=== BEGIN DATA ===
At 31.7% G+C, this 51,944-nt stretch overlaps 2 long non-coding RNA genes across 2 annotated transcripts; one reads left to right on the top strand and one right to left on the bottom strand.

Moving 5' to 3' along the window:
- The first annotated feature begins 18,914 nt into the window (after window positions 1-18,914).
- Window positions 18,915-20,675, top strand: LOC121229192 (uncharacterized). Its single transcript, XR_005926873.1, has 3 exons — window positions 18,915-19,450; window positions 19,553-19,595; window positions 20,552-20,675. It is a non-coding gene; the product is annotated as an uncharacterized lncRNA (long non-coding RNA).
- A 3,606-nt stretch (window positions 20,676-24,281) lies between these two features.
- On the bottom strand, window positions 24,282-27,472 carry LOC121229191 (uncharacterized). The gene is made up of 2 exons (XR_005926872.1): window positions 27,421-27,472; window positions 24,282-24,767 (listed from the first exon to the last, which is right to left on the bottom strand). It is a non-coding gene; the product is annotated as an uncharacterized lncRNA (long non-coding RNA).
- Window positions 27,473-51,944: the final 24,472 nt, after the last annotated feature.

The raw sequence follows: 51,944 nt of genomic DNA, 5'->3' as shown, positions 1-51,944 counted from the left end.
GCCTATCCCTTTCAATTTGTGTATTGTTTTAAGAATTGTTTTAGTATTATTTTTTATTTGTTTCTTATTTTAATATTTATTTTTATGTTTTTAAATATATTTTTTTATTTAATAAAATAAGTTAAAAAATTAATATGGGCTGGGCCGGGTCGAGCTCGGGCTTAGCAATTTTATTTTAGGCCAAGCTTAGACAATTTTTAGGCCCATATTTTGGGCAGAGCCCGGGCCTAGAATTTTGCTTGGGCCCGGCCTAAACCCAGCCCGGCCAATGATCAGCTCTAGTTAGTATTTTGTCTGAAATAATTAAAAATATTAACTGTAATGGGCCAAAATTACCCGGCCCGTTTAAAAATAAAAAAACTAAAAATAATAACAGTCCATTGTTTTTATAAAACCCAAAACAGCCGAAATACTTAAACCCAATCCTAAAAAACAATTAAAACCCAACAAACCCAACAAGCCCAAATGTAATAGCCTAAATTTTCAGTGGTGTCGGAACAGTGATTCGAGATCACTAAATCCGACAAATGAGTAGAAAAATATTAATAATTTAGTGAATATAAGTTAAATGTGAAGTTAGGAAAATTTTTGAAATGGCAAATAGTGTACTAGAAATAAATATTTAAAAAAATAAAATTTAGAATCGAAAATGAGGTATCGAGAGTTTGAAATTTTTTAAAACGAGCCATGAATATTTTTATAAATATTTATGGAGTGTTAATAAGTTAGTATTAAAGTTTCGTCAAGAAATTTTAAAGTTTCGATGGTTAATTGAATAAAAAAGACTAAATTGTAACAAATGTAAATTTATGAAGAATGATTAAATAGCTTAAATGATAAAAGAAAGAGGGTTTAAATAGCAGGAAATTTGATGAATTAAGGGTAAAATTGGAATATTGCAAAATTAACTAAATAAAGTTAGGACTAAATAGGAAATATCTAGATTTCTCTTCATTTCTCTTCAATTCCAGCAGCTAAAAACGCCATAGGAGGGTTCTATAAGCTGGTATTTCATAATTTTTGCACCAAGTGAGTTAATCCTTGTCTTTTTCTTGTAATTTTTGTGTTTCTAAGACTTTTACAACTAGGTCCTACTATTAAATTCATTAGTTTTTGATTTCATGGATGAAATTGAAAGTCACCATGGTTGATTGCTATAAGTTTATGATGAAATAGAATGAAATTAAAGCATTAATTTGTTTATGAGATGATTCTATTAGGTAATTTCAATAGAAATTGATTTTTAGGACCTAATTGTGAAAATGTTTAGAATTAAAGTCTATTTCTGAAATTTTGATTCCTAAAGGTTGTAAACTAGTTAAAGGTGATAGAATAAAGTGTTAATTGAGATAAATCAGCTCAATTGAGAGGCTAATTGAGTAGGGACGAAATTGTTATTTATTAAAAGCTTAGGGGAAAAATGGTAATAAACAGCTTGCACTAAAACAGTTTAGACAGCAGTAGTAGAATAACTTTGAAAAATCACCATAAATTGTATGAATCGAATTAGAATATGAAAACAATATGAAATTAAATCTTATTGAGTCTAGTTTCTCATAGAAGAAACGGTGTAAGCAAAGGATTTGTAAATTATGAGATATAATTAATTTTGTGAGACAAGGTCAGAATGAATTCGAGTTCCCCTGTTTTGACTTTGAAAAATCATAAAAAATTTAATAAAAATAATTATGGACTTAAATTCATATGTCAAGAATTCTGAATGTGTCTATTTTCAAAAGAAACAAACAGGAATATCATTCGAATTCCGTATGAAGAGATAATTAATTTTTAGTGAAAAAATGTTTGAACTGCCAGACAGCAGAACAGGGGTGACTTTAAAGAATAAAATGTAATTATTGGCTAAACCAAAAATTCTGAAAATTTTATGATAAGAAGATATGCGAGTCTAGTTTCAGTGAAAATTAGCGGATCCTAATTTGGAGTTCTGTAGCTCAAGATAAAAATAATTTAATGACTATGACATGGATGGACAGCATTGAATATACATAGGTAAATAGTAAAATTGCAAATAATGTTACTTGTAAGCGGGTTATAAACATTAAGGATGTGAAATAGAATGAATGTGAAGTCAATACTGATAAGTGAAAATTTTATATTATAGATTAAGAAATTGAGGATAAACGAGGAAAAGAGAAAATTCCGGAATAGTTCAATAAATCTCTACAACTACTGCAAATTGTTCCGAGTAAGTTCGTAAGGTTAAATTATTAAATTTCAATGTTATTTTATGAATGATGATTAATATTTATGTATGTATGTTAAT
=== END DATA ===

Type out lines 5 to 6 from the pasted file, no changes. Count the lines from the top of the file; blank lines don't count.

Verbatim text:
- A 3,606-nt stretch (window positions 20,676-24,281) lies between these two features.
- On the bottom strand, window positions 24,282-27,472 carry LOC121229191 (uncharacterized). The gene is made up of 2 exons (XR_005926872.1): window positions 27,421-27,472; window positions 24,282-24,767 (listed from the first exon to the last, which is right to left on the bottom strand). It is a non-coding gene; the product is annotated as an uncharacterized lncRNA (long non-coding RNA).